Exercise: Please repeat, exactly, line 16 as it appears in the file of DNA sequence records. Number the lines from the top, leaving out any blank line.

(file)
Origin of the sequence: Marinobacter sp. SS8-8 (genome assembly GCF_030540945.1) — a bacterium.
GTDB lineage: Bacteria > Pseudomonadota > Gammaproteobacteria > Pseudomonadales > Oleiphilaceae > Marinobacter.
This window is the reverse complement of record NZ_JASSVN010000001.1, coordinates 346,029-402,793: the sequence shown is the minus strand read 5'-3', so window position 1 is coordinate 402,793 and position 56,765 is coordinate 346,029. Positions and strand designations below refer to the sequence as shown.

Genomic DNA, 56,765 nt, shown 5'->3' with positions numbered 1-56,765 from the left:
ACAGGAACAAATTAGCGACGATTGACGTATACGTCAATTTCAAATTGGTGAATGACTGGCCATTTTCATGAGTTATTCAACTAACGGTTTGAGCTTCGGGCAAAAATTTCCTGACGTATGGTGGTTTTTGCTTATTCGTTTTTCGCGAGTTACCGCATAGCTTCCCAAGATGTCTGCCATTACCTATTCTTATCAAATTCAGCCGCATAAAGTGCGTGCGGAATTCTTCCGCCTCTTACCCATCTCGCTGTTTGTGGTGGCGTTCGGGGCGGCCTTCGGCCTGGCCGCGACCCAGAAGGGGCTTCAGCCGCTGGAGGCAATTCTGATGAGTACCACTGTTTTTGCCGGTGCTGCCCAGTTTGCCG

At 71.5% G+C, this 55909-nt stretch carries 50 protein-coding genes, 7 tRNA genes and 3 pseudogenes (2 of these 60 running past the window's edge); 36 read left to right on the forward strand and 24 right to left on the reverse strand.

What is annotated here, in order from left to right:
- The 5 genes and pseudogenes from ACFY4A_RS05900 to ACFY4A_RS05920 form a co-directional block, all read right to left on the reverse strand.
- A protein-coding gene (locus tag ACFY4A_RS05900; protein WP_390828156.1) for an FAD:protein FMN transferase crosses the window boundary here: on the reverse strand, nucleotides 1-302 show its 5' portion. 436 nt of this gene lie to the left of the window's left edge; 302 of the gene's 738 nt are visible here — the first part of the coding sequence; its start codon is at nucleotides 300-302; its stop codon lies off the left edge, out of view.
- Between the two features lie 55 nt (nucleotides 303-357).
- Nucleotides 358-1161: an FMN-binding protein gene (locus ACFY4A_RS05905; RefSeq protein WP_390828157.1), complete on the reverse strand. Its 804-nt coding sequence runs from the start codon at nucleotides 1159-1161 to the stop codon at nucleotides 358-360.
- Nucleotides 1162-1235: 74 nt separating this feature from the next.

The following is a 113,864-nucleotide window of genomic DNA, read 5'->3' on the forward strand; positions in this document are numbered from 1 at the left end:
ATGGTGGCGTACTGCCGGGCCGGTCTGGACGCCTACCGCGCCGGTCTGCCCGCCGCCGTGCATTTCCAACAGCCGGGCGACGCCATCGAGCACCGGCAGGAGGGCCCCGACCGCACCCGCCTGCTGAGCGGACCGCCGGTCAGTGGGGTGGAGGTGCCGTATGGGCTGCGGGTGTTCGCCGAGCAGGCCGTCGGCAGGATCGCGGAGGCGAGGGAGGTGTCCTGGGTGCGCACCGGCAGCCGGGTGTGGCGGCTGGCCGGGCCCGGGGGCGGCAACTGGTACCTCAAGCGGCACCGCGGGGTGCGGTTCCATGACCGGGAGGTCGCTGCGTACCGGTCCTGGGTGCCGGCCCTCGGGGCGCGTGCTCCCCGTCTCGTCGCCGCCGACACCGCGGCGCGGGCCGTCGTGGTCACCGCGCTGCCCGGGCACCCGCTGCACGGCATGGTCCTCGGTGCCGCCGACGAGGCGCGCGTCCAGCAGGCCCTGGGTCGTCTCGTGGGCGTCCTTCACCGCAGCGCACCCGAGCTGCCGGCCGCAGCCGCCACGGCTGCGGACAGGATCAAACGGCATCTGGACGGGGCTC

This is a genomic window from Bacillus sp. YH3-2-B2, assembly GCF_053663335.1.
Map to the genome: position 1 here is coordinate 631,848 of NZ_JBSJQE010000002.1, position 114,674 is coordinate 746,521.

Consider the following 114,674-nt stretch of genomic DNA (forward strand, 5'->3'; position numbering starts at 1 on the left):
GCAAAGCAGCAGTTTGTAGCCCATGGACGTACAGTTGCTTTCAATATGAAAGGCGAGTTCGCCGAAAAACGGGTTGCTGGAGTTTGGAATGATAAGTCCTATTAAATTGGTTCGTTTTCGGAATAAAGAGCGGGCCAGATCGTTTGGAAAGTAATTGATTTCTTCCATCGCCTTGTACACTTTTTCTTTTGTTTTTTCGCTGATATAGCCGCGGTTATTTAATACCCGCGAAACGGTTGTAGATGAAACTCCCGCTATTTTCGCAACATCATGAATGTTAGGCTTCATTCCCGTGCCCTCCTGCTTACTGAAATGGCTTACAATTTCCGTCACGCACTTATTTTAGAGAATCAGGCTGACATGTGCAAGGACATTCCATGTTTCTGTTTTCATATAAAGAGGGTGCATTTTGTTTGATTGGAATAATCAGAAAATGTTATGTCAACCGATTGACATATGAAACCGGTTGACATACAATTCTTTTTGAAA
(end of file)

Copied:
Map to the genome: position 1 here is coordinate 631,848 of NZ_JBSJQE010000002.1, position 114,674 is coordinate 746,521.